Is Spelling Important?
We're often asked this question so when I saw this article on the BBC News, it caught my attention. The author, Lennox Morrison, wrote an insightful piece about how we spend so much of our time on computers or hand-held devices, we may develop the attitude that short-cuts and auto-correct will get us through. Spelling doesn't really matter—at least that's what we may tell ourselves. Here's where reality may come as a shock. Morrison tells us that the online dating site Match.com found that 39% of over 5500 American singles surveyed said that they judged the suitability of candidates by their grasp of grammar. In fact they ranked it as more important than a person's smile, dress sense or even the state of their teeth. Research shows that as soon as people spot a spelling error on a website, they will often leave it because the error sends a negative message about the people who wrote it. In short, a good portion of our image is judged by correct writing and spelling. Professor Roslyn Petelin (University of Queensland, Australia) says, "Nothing can make you lose credibility more quickly and seem uneducated than a spelling mistake, and that includes apostrophes."
In the world of work, employers are very concerned about the writing ability of job-seekers. Just adding a disclaimer such as "please excuse any typos" won't get you off the hook. The harsh reality is that people will judge you on your ability to speak, write and spell correctly. So if the cover letter to your job application contains a misspelled word, you just made the employer's job easier—it's one less application to look at because it's going straight into the bin.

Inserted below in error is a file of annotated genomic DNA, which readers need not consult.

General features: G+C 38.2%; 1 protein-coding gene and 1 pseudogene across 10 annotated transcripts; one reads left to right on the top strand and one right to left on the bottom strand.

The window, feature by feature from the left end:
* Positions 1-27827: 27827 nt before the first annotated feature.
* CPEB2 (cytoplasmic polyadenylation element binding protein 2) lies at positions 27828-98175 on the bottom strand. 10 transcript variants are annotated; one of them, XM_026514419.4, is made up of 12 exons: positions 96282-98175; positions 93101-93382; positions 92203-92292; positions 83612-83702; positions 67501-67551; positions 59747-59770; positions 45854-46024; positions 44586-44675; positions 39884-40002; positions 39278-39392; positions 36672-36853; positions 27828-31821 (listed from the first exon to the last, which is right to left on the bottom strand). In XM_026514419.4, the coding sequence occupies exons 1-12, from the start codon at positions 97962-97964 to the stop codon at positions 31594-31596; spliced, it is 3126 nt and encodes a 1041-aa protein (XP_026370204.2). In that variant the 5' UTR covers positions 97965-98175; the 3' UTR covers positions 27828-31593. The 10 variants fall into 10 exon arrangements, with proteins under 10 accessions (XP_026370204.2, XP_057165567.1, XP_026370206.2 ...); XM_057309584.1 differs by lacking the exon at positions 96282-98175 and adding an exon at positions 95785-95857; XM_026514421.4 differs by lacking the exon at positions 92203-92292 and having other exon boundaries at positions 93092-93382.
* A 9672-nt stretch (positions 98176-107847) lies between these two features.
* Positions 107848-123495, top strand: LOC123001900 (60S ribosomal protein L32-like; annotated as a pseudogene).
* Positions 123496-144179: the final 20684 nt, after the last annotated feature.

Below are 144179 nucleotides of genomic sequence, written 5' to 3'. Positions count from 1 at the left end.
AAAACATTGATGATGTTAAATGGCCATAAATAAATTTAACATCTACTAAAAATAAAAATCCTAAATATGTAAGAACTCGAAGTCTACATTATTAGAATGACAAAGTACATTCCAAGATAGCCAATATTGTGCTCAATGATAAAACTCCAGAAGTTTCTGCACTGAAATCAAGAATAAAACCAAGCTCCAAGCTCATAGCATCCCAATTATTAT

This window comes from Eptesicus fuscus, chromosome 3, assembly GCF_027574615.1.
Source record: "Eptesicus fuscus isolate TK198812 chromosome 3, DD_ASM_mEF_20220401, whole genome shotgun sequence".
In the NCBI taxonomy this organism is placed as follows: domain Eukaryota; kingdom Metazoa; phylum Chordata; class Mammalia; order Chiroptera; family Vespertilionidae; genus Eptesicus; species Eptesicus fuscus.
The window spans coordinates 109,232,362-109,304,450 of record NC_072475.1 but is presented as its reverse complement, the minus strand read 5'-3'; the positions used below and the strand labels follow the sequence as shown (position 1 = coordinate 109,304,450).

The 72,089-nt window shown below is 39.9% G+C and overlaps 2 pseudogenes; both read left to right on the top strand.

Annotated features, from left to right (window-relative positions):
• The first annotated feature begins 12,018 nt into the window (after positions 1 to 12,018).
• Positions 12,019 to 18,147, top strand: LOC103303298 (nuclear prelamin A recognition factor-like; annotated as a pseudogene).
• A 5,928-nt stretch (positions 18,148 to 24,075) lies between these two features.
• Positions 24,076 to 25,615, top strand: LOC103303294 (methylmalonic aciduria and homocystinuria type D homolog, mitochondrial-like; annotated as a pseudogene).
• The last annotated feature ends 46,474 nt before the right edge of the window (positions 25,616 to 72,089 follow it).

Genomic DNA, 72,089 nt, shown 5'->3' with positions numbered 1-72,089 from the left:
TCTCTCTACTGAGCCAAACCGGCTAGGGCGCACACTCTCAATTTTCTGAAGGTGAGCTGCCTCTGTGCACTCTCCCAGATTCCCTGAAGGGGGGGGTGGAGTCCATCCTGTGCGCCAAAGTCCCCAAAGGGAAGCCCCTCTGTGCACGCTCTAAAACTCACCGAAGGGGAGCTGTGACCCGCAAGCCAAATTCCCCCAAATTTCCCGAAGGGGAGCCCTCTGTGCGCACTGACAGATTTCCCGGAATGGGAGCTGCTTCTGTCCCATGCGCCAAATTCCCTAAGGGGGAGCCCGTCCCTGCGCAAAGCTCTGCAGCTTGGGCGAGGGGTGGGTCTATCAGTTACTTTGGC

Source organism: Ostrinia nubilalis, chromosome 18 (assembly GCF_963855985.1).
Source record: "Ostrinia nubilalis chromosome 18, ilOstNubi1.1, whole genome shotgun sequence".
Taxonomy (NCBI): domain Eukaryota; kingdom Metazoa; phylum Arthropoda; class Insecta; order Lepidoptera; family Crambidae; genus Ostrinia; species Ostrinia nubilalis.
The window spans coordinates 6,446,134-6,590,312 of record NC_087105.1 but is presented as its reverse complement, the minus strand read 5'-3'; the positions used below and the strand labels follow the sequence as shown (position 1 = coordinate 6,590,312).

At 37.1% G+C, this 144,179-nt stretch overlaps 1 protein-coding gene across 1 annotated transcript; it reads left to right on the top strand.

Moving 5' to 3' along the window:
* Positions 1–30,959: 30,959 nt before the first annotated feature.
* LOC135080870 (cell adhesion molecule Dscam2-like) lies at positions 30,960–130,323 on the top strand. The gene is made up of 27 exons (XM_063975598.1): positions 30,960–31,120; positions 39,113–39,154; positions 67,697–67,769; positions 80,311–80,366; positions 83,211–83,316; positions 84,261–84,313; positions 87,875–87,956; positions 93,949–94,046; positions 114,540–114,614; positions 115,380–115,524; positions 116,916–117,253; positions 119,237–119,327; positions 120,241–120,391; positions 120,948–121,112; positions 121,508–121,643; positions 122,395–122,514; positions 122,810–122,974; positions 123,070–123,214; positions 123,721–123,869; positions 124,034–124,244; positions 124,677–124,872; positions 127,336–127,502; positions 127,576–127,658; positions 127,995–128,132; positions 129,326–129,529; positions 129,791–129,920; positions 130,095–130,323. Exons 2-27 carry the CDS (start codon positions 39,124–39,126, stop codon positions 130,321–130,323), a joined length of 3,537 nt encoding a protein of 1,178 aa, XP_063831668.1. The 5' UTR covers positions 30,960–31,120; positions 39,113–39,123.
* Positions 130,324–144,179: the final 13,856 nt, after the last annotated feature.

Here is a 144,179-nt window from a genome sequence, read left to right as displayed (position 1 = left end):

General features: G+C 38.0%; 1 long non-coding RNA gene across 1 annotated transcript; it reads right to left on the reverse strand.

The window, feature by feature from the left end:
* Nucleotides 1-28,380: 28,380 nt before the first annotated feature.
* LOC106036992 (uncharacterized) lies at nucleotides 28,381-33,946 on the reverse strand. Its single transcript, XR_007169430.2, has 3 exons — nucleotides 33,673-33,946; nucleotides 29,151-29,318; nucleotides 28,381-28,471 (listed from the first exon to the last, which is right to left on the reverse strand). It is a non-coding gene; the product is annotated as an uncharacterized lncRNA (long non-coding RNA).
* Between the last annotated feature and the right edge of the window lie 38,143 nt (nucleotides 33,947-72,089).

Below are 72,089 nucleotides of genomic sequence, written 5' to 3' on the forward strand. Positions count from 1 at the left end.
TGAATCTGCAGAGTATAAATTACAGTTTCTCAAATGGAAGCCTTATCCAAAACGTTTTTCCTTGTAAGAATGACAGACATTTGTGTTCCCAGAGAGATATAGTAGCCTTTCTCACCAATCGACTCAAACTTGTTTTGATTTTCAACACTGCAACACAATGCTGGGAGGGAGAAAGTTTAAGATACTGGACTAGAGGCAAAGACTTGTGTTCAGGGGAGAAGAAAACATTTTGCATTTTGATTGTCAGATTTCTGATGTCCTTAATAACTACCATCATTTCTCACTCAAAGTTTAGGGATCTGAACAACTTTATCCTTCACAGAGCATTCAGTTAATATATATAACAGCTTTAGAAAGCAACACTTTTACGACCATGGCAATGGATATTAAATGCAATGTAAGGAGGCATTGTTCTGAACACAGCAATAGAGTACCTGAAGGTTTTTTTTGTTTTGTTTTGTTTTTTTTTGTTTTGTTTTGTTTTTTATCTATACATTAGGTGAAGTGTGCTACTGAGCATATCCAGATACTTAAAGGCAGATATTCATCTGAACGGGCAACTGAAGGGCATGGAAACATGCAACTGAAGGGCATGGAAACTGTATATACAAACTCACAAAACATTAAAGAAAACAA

Read the article here: http://www.bbc.com/capital/story/20170807-the-true-importance-of-good-spelling
English speakers may not realise many things about this because they don't have accented letters. But it's a much more serious problem for example in Polish, where most people don't use diacritics when writing on the internet at all. I've almost never seen something like this in French, for example, even in the most casual comments on Youtube. Do French tend to write without accents on sites like Facebook?
BTW I find it quite funny when BBC make articles about the importance of proper spelling, respecting the language etc. etc., while at the same time in all of their articles, they have the standard of not using any accents in foreign names. While I can understand (but definitely not support) advertising forms like "fiancee" or "nee" as anglicised words, I think publishing influential articles with things like "Erdogan", "Turkce", "Walesa", "Republique francaise", "Muller", "Dail Eireann" etc. inside is extremely unprofessional and condemnable.
What purpose do diacritics actually serve in many languages? Languages without diacritics often still have different é and è sounds. It's mostly just a gimmick to add a diacritic, one that isn't even used in a regular - predictable way in at least some languages.